I remove the match head so I don' make an ash of myself. :)
tictactux said:
FWIW, here's my chromed Swiss Army Horn.
Isn't that the model that comes with the screwdriver, bottle opener, and miniature pliers? Those Swiss think of everything. ;)
 

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For feeler gauges I just cut the cigarette paper into a long triangle with a 2mm wide tip, and hold it at the wide end.
 

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tictactux said:
Instead of removing the match's head, I'd simply use the other end. ;)
And if you've run out of cigarette paper, a bit of cassette tape works - IMHO - even better.
I prefer cigarette papers, or as we call them, rolling papers. Not that they are better, but mostly because I have so many of them from when... hmm... nevermind.... ;) :D
 

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jbtsax said:
Isn't that the model that comes with the screwdriver, bottle opener, and miniature pliers? Those Swiss think of everything. ;)
No, that specimen only serves three purposes - making music, frightening the enemies, and if that doesn't work, whacking 'em. :)
(they abandoned that project, however, and are now issuing plain ole Greenline Buffets...)
 

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Discussion Starter #9
Good tips - I'll keep them in mind.

Everyone I know in my local area really hate these metal clarinets.
I'm not sure if one of these metal beasts attacked and killed a local musician but it sure feels that way around here.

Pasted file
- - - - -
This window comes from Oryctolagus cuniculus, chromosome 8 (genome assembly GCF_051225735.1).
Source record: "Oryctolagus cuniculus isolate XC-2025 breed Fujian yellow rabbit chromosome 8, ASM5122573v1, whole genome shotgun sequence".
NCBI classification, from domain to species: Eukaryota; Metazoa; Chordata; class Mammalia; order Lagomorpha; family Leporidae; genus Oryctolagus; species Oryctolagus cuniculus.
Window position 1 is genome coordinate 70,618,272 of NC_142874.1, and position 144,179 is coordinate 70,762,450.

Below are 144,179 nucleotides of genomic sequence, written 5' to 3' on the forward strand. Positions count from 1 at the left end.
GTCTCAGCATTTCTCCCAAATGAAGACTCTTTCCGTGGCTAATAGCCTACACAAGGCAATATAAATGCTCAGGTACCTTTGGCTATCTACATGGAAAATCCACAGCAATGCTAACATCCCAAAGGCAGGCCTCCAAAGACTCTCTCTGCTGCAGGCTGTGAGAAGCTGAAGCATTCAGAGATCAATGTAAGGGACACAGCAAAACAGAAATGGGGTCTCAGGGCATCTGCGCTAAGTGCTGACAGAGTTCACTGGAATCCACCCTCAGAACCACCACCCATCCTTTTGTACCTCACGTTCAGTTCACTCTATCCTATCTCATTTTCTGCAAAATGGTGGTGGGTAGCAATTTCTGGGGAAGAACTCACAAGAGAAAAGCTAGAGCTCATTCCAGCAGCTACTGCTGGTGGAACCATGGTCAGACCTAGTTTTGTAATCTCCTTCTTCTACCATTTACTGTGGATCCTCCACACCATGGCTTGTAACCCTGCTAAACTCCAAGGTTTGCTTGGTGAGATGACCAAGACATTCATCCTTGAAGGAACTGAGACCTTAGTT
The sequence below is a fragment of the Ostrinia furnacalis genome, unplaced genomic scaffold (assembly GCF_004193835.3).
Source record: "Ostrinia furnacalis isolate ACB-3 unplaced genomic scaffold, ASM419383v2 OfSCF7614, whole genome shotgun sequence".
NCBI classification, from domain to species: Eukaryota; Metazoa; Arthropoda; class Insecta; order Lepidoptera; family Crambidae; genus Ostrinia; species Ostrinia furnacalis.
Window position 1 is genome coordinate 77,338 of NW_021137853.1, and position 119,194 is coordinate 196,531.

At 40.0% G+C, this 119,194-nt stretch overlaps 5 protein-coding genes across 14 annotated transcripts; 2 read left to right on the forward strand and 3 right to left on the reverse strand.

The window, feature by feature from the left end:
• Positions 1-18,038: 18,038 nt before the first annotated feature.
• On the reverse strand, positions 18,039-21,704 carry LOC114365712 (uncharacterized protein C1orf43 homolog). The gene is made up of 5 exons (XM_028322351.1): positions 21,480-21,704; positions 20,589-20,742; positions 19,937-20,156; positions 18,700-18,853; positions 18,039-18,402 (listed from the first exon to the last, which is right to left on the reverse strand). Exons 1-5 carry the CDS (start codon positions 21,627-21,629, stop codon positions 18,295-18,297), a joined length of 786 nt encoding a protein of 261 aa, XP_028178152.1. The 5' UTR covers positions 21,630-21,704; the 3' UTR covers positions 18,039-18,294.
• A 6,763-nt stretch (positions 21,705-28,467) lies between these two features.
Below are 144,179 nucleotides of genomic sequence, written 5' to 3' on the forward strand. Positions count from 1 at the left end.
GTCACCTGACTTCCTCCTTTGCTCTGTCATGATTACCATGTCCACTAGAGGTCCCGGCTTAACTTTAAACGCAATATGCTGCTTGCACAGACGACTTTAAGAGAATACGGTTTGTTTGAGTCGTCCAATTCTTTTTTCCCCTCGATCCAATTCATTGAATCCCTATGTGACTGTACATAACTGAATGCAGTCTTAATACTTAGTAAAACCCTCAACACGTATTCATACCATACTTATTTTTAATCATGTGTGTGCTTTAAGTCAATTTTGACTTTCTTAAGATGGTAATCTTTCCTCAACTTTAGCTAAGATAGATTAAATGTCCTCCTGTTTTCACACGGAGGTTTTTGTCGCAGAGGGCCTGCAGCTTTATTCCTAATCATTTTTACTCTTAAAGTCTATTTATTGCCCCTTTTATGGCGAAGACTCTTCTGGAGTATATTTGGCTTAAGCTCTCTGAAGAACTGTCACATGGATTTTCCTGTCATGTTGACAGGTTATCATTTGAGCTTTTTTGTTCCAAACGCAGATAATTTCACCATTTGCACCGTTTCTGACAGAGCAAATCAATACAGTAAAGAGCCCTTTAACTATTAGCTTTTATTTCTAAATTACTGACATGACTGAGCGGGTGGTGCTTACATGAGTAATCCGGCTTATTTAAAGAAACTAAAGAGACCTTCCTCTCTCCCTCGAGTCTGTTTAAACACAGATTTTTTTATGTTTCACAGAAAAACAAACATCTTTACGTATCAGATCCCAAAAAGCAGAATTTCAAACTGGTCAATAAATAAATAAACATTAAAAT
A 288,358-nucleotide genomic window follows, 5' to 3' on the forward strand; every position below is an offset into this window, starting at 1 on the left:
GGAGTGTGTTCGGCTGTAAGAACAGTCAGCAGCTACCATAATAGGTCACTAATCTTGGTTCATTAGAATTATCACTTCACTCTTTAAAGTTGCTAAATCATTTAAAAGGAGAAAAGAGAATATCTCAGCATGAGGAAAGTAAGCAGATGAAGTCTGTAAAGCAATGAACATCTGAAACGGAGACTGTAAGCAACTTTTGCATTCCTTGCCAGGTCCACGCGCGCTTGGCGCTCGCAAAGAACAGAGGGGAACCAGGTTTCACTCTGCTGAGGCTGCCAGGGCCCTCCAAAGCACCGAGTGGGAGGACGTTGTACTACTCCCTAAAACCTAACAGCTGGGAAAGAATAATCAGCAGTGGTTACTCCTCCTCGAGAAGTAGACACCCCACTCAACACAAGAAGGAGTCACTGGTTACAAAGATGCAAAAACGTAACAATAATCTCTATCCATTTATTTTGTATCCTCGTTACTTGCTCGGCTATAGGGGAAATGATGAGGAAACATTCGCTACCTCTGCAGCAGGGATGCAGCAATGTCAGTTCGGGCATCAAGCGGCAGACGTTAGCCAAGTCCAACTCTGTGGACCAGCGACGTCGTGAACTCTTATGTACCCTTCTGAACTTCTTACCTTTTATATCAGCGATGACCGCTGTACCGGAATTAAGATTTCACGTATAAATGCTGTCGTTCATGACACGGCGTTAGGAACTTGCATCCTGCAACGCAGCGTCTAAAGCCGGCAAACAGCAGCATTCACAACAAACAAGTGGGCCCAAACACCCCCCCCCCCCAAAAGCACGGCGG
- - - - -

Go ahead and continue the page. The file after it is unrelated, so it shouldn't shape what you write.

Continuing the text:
I'll be sure to grab up any I find around here.

Working with cork has been a real learning experience as it doesn't seem to cooperate with my exacto knife.
 

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BobbyC said:
Everyone I know in my local area really hate these metal clarinets.
I wonder why this is - can't be the sound alone, as hardly anyone would be able to tell a metal from a wood or a hard rubber horn (of the same category, that is). ???
 

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The pinnacle of metal clarinets (in my opinion) is probably an old Selmer metal full Boehm - I haven't seen one in person (but have seen them listed on eBay), though I like the idea.
 

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Discussion Starter #12
Given the choice of a really cheap Chinese Selman or Band Now plastic clarinet, I bet I came out way ahead with this old Pan American metal one.
 

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Yes you have - I overhauled a silver-plated Conn Cavalier clarinet over 10 years ago and it played like a beauty - but it just ended up being put permanently on display in a cabinet in the music shop I worked in at the time as the shop owner didn't want to sell it, so it just became very dusty and tarnished over time. Last time I saw it, it was languishing on a shelf in it's case hidden away out of sight in another part of the shop.

A sorry state of affairs for such an instrument that, just like your Pan Am, should be being played and enjoyed by the player as it had a nice rich, full tone - and the workmanship is typical Conn (very utilitarian, but built to last) and grub screws through the pillars locking the point screws in place.

Look after your Pan Am, and it'll look after you.
 

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tictactux said:
I wonder why this is - can't be the sound alone, as hardly anyone would be able to tell a metal from a wood or a hard rubber horn (of the same category, that is). ???
On at least some models, it may be to do with poor alignment of key cups with tone holes, such that the pad is not concentric with the tone hole, combined with key cups that could do with a bit more diameter for a slightly larger pad.

It could also be to do with the way soldering of tone holes tends to fail. Rather a hassle for both diagnosis and correction.